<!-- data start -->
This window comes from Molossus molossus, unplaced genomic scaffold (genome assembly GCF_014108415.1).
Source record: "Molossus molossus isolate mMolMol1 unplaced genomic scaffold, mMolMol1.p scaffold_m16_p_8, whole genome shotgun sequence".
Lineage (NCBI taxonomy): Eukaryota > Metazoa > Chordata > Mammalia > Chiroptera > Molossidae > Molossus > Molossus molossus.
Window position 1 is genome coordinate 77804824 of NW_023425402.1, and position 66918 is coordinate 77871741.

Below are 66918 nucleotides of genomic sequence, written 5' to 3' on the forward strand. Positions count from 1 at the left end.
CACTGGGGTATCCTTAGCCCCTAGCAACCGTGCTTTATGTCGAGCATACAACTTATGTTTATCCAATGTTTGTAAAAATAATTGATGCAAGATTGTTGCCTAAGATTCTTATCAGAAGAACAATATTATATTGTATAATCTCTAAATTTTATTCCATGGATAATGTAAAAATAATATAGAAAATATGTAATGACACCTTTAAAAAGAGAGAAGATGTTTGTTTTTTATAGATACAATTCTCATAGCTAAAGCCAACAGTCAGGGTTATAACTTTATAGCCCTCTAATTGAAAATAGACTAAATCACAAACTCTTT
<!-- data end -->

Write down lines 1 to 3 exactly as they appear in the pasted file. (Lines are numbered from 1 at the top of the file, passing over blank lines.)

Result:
This window comes from Molossus molossus, unplaced genomic scaffold (genome assembly GCF_014108415.1).
Source record: "Molossus molossus isolate mMolMol1 unplaced genomic scaffold, mMolMol1.p scaffold_m16_p_8, whole genome shotgun sequence".
Lineage (NCBI taxonomy): Eukaryota > Metazoa > Chordata > Mammalia > Chiroptera > Molossidae > Molossus > Molossus molossus.